If you live with diabetes, know someone who does, or even if you’ve seen a movie with someone who has diabetes in it, then you know the disease sneaks up on you. It hits you when you want it the least. Outside of the amazing response our community showed, having the FDA system crash and have to keep going is one of the most persuasive testaments we could have delivered.
It is reasonable to believe Diabetes Awareness is bigger than a diabetes awareness “month”, right? Living this disease day in and day out for over 12 years speaks more than an arbitrary allotment in a calendar. Sometimes speaking with one collective voice makes a difference (like #DOCasksFDA), but individual stories, whenever and wherever they are told are just as impactful.
The fine folks at StripSafely have created #Vote4DM, “a targeted awareness campaign that lets you ask Congress to support three bills related to diabetes already on the Hill.” The bills we’re talking about aim to coordinate federal diabetes policy, provide quality diabetes education and cover CGM for T1Ds over 65.
I recognize the importance of diabetes Advocacy – capital A, for government related stuff. If the types of change we want to see in the lives of people with diabetes is actually going to happen, we need help. Big time. That’s where Congress comes in – they control the purse that funds that major diabetes efforts and legislation.
But, I don’t know the first thing about how to approach interpreting these bills. I don’t know how to effectively communicate the importance of these bills to our elected officials. The skeptic in me doubts one voice can make a difference in all of this, especially if I’m not representing a multi-million dollar special interest group. Part of me is doubtful that a simple hashtag is enough to influence, or inform a potential vote. The cynic in me wonders if anyone in Congress actually pays attention to their Twitter feed, of if that task is outsourced to an intern and their account is just another sounding board instead of serving as a method of communication and interaction with constituents.
But doing nothing is not an option. Surely someone is paying attention to mentions and notifications – there must be a tipping point that will compel an elected official to at least become informed on what these Twitter avatars are talking about. Again, doing nothing is not an option. If we’re going to make a difference, we have to try.
Last night I was chatting with someone after class at Stanford (excuse me while I pick that name up off the floor) about my perception of the FDA and realized we’ve come a long way. In particular, I recalled seeing Bennett Dunlap literally sitting at the table with the FDA, talking about the accuracy of our blood glucose meters. I can’t speak for other disease communities, but seeing one of “us” there with one of “them” is something I never would have anticipated five years ago.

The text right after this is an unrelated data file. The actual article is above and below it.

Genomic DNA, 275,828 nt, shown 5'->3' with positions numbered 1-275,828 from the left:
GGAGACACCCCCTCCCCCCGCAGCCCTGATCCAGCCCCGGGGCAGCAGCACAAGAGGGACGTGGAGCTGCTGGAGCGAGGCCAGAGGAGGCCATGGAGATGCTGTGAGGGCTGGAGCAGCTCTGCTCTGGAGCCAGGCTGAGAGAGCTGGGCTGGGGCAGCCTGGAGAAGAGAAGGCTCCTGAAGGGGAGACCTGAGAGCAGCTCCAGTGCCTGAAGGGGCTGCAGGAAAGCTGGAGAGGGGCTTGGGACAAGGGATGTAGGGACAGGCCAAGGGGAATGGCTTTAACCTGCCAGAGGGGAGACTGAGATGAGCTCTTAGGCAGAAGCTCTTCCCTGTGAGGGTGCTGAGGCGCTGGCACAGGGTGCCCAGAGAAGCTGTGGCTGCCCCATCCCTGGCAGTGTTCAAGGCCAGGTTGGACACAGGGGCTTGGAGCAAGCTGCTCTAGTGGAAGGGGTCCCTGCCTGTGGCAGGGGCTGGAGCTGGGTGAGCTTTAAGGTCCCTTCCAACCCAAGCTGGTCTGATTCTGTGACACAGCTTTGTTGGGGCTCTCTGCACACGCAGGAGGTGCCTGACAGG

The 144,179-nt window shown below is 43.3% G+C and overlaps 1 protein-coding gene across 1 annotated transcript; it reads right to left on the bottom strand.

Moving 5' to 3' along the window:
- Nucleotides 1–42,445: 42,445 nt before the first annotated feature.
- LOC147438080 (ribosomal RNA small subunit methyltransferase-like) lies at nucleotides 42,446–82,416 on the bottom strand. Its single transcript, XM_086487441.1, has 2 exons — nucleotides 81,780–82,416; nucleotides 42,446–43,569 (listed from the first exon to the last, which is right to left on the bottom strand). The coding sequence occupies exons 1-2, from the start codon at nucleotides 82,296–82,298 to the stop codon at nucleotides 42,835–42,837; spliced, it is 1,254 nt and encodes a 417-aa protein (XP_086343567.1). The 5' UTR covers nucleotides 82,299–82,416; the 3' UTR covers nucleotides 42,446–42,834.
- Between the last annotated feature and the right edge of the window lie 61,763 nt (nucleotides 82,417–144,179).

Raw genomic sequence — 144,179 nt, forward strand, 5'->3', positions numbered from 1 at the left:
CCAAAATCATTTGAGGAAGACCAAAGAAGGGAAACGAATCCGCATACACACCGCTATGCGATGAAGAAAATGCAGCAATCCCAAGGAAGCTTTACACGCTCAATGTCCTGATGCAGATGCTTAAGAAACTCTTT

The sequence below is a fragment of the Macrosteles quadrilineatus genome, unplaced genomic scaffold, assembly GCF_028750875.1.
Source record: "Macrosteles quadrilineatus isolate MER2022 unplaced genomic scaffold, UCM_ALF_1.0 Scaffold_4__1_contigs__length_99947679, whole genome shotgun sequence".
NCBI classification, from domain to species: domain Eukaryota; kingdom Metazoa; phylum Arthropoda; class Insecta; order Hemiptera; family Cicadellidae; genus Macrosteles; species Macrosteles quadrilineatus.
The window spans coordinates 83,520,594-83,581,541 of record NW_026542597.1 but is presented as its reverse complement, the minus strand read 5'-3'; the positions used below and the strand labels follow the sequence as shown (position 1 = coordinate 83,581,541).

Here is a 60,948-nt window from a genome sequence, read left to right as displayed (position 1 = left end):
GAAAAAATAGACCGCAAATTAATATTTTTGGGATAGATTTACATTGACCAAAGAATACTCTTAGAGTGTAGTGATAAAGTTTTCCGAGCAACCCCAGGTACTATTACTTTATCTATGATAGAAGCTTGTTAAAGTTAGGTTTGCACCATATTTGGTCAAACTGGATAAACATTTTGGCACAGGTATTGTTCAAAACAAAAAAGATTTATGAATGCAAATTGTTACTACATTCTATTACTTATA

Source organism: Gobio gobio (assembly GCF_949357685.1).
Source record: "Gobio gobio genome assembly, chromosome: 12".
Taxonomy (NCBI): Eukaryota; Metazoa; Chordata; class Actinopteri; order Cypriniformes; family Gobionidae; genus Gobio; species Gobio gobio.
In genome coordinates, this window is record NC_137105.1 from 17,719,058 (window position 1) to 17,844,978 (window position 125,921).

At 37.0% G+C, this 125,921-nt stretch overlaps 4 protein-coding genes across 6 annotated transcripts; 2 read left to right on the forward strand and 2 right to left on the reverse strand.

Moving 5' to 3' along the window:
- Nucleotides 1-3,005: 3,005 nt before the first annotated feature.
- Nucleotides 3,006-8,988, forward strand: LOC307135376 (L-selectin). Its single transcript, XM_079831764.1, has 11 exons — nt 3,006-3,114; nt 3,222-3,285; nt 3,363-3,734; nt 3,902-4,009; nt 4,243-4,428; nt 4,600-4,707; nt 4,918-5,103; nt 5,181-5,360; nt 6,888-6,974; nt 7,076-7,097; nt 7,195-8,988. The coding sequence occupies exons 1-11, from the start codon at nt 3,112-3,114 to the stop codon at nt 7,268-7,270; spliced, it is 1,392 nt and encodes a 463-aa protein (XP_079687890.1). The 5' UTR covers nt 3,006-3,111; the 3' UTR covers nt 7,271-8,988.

An organization like the FDA has to move slow. The health of the country is in their hands. When it comes to reviews, recalls, reports, and other ‘r’ words, they have to take their time to ensure they’ve done their due diligence to get things right. That approach is what makes the conversation Bennett had all the more important. An entity as massive as the FDA doesn’t pivot in an instant. They don’t turn on a dime. Change is a slow, gradual process over there. That’s why it’s important for us to applaud, encourage, and continue to support efforts that recognize and include patient communities in their processes.
Every time they look to “us”, the patient community, we have to be ready to support the mere fact that they are including us in the conversation. Feedback on open dockets, like blood glucose meter accuracy offer an excellent opportunity to say “thank you for giving us an opportunity to share what we think, let’s do this again, as often as possible.”, or something like that.
My point is, when the FDA looks to the patient community for feedback, we have to speak up. We have to speak up not only for ourselves, our loved ones, and each other – we have to speak up for other disease communities who deserve a chance to be part of the discussion. We have to speak up to reinforce that this type of action is most welcome, and should be pursued as often as possible.
I attended Stanford Medicine X this weekend, a conference billed as the intersection of medicine and emerging technologies. Because the conference took up so much of my time, I didn’t have an opportunity to record a traditional podcast. Instead, I asked ePatient scholars to leave a brief comment on their experience. With a little editing magic, here you go. Enjoy!